Soil bacteria, Bt, has a life beyond GM crops

Sarah Iqbal Aligarh | Updated on January 09, 2018 Published on November 10, 2017

Soil bacteria, Bacillus thuringiensis or Bt, became famous for its connection with genetically modified crops such as Bt cotton and Bt brinjal. But it has its use in agriculture beyond GM crops. A group of Indian scientists have found new strains of Bt, which they say can be used to develop biopesticides in future.

Researchers from Aligarh Muslim University and the New Delhi-based National Research Centre on Plant Biotechnology have identified new strains of Bt from soil samples collected in the Northwestern Himalayas.

Bt is an important soil organism, which produces protein crystals toxic to many insects. These proteins become active in the gut of pests under alkaline conditions and form pores in their cell lining. Subsequently, insects lose their cellular constituents, stop feeding and ultimately die. GM crops exploit these traits by incorporating such bacterial genes. However, over a period of time, pests become resistant to toxic genes. Crystal proteins of Bt can be added directly to soil instead of chemical pesticides, but in this case, too, their prolonged use may allow pests to develop resistance.

Therefore, scientists are on the lookout for different strains of bacteria that contain unique insecticidal genes. In their search for a novel strain of Bt, researchers focused on the Northwestern Himalayas. They gathered 207 soil samples from 10 different locations and cultured the bacteria in lab. The crystal proteins produced were then tested for toxicity against cotton bollworm.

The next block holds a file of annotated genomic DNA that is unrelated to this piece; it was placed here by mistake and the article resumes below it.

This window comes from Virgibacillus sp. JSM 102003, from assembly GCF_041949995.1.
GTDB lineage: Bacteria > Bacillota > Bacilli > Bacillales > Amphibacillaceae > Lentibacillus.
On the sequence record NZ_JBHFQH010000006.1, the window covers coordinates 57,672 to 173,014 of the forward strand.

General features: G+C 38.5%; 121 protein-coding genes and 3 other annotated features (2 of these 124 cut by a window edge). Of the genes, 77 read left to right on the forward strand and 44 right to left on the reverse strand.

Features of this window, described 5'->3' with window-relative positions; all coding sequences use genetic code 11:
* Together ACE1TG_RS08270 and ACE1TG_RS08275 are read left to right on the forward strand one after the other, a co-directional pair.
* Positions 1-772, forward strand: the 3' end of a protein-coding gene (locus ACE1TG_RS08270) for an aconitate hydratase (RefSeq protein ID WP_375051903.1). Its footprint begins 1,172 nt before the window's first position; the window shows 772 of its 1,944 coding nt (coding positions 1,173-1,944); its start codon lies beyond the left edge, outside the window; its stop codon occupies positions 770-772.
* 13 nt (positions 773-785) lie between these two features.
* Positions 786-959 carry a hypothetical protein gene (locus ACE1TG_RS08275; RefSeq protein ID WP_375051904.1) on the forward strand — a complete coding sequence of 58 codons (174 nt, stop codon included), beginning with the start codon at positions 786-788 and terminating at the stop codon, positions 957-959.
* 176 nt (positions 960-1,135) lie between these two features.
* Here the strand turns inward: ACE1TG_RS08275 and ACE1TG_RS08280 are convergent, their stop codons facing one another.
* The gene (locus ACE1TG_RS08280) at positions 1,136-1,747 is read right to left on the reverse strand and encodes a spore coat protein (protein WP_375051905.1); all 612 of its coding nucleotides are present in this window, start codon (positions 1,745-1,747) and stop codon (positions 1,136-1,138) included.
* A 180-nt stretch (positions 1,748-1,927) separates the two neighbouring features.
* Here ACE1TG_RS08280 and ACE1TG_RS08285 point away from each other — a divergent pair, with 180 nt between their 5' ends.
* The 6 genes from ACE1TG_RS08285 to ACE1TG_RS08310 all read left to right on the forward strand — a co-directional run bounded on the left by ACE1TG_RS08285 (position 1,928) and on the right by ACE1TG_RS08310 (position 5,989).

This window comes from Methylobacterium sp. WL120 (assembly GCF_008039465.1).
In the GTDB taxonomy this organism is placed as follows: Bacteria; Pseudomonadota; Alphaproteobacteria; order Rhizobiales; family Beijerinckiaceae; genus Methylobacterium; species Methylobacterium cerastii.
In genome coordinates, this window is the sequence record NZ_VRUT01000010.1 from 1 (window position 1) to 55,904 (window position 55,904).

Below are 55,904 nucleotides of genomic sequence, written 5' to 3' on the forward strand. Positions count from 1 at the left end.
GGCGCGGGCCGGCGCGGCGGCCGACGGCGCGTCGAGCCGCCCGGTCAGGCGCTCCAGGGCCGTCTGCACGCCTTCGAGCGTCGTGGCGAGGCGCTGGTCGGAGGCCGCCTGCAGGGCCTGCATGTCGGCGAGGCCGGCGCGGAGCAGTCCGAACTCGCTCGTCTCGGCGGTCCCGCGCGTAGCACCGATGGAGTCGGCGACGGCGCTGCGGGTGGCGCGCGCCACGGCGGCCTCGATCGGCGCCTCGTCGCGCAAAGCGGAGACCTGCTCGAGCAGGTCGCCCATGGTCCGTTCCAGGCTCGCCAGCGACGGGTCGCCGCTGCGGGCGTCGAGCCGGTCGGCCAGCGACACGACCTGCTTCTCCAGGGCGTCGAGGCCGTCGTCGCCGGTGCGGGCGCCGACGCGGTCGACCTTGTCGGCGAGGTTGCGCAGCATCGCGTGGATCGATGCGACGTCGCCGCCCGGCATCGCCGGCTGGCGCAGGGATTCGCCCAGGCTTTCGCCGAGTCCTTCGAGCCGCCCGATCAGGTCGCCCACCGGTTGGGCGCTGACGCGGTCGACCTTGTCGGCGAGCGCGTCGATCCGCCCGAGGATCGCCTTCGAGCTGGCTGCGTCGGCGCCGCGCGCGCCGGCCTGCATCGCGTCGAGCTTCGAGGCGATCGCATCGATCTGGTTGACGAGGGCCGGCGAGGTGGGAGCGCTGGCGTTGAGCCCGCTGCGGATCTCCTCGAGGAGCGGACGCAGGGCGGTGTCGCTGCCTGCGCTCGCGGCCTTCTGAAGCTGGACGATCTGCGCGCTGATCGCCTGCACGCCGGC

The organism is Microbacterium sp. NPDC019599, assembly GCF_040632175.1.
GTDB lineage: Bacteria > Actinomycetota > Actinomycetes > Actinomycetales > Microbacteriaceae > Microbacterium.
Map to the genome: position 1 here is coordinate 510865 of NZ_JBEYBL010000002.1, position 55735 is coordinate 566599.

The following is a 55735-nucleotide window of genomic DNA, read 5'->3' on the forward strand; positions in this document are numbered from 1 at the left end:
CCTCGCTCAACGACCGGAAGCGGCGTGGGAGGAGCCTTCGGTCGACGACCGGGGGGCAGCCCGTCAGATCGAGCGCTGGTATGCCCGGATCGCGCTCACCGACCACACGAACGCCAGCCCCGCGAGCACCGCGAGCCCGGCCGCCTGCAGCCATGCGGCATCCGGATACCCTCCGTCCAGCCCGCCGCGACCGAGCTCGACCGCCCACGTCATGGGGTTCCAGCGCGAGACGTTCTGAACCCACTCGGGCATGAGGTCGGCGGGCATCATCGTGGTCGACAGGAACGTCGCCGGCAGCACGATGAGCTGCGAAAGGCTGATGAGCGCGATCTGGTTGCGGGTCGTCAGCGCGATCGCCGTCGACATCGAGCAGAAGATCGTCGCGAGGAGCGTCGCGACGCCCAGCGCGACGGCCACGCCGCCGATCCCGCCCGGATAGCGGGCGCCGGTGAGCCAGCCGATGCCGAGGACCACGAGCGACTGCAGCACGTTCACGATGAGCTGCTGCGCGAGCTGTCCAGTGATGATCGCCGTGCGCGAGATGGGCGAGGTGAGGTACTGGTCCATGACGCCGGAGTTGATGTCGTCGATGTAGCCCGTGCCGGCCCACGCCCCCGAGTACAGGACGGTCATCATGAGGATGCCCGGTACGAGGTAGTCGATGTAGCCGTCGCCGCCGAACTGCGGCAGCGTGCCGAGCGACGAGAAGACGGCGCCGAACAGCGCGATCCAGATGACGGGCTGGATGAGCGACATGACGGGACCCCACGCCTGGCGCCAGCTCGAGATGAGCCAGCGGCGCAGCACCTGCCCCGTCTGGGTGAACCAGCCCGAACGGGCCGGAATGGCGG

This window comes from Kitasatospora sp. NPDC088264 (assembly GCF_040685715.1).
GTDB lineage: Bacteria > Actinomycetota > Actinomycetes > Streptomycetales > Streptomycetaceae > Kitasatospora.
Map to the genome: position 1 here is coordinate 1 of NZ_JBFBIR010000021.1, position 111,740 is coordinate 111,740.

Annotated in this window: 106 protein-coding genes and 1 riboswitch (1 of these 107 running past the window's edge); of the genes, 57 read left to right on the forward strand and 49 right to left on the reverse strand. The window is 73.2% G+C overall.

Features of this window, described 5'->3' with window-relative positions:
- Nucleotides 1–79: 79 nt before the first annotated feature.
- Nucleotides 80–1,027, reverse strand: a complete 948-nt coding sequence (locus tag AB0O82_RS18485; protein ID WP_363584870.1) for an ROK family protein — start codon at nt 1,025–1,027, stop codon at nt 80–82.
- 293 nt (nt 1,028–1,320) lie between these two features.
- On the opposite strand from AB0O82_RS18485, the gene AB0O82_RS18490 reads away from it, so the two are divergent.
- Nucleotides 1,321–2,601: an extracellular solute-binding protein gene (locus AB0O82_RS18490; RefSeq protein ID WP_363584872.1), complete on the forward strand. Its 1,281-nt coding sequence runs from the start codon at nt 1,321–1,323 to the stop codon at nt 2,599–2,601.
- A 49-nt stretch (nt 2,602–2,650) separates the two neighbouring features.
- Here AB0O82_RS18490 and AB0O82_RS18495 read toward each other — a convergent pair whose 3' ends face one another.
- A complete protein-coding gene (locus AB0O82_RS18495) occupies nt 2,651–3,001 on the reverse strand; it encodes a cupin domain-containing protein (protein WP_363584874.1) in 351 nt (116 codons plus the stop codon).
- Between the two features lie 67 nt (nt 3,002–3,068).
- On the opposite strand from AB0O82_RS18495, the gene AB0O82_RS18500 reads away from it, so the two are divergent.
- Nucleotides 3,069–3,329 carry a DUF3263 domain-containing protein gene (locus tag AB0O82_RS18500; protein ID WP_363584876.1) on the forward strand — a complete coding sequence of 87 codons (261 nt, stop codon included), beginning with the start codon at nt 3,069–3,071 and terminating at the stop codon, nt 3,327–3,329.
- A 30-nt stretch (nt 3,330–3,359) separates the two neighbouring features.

Two proteins - Cry and Cyt - have the strongest insecticidal action against this moth. So, scientists checked bacterial DNA for the presence of seven different classes of Cry genes and two classes of Cyt genes. Almost two-thirds of the Bt strains tested positive for either gene. Researchers then isolated bacterial proteins and fed them to the cotton bollworm larva. Eating leaves coated with these proteins stopped larval feeding in 30 per cent of cases. Scientists noticed that strains most successful in this endeavour expressed both Cry and Cyt genes.

Based on these results, four potential strains that can be used to develop a broad range of biopesticides have been identified. One that particularly stands out is Bacillus thuringiensis JK 12 which is required in the least quantity to stop larval feeding.“In future, all these four potentially toxic strains shall be tested against other lepidopteran pests and we will determine their applicability as broad-host-range biopesticides”, Showkat Ahmad Lone, the lead author of the study, told India Science Wire.

However, Dr. Raj K Bhatnagar, Professor Emeritus at International Centre for Genetic Engineering and Biotechnology, who is not connected with the study, pointed out that such studies fall short on characterising the gene or the protein. “In the present study, there is no comparison of toxicity with known strains,” he added.

Because these proteins are non-toxic to humans and do not affect soil productivity, they offer several advantages over conventional pesticides, Dr Bhatnaghar felt.

The research team included Showkat Ahmad Lone (Aligarh Muslim University), Abdul Malik (Aligarh Muslim University) and Jasdeep Chatrath Padaria (National Research Centre on Plant Biotechnology). The study was published recently in journal Biotechnology Reports.

(India Science Wire)

Published on November 10, 2017
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